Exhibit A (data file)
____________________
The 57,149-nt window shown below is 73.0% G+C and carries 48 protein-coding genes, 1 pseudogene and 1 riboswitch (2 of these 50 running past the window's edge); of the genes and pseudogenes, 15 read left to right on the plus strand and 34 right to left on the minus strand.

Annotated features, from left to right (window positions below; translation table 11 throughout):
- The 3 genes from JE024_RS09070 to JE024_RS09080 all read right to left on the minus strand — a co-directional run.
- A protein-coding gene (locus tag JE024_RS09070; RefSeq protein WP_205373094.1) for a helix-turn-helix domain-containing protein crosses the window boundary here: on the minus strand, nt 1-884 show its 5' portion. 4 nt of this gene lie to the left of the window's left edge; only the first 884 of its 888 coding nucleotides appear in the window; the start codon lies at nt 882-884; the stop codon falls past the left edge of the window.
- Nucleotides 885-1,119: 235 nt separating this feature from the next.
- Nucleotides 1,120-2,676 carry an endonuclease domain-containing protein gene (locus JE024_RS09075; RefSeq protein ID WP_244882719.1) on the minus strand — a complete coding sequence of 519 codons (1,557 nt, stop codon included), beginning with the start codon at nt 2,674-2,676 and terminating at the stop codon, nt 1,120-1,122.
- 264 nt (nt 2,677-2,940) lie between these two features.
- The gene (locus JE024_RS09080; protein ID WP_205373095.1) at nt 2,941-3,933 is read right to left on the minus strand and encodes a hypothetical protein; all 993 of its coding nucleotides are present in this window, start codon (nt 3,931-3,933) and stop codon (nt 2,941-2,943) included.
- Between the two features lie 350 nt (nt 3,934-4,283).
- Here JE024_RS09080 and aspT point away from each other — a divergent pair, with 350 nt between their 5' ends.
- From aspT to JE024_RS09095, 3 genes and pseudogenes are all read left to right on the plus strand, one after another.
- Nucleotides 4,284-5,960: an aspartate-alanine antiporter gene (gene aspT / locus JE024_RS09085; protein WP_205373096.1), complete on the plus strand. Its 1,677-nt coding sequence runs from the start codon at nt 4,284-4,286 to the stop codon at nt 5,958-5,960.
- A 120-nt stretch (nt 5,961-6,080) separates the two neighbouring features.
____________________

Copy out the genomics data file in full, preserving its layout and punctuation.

The 57,149-nt window shown below is 73.0% G+C and carries 48 protein-coding genes, 1 pseudogene and 1 riboswitch (2 of these 50 running past the window's edge); of the genes and pseudogenes, 15 read left to right on the plus strand and 34 right to left on the minus strand.

Annotated features, from left to right (window positions below; translation table 11 throughout):
- The 3 genes from JE024_RS09070 to JE024_RS09080 all read right to left on the minus strand — a co-directional run.
- A protein-coding gene (locus tag JE024_RS09070; RefSeq protein WP_205373094.1) for a helix-turn-helix domain-containing protein crosses the window boundary here: on the minus strand, nt 1-884 show its 5' portion. 4 nt of this gene lie to the left of the window's left edge; only the first 884 of its 888 coding nucleotides appear in the window; the start codon lies at nt 882-884; the stop codon falls past the left edge of the window.
- Nucleotides 885-1,119: 235 nt separating this feature from the next.
- Nucleotides 1,120-2,676 carry an endonuclease domain-containing protein gene (locus JE024_RS09075; RefSeq protein ID WP_244882719.1) on the minus strand — a complete coding sequence of 519 codons (1,557 nt, stop codon included), beginning with the start codon at nt 2,674-2,676 and terminating at the stop codon, nt 1,120-1,122.
- 264 nt (nt 2,677-2,940) lie between these two features.
- The gene (locus JE024_RS09080; protein ID WP_205373095.1) at nt 2,941-3,933 is read right to left on the minus strand and encodes a hypothetical protein; all 993 of its coding nucleotides are present in this window, start codon (nt 3,931-3,933) and stop codon (nt 2,941-2,943) included.
- Between the two features lie 350 nt (nt 3,934-4,283).
- Here JE024_RS09080 and aspT point away from each other — a divergent pair, with 350 nt between their 5' ends.
- From aspT to JE024_RS09095, 3 genes and pseudogenes are all read left to right on the plus strand, one after another.
- Nucleotides 4,284-5,960: an aspartate-alanine antiporter gene (gene aspT / locus JE024_RS09085; protein WP_205373096.1), complete on the plus strand. Its 1,677-nt coding sequence runs from the start codon at nt 4,284-4,286 to the stop codon at nt 5,958-5,960.
- A 120-nt stretch (nt 5,961-6,080) separates the two neighbouring features.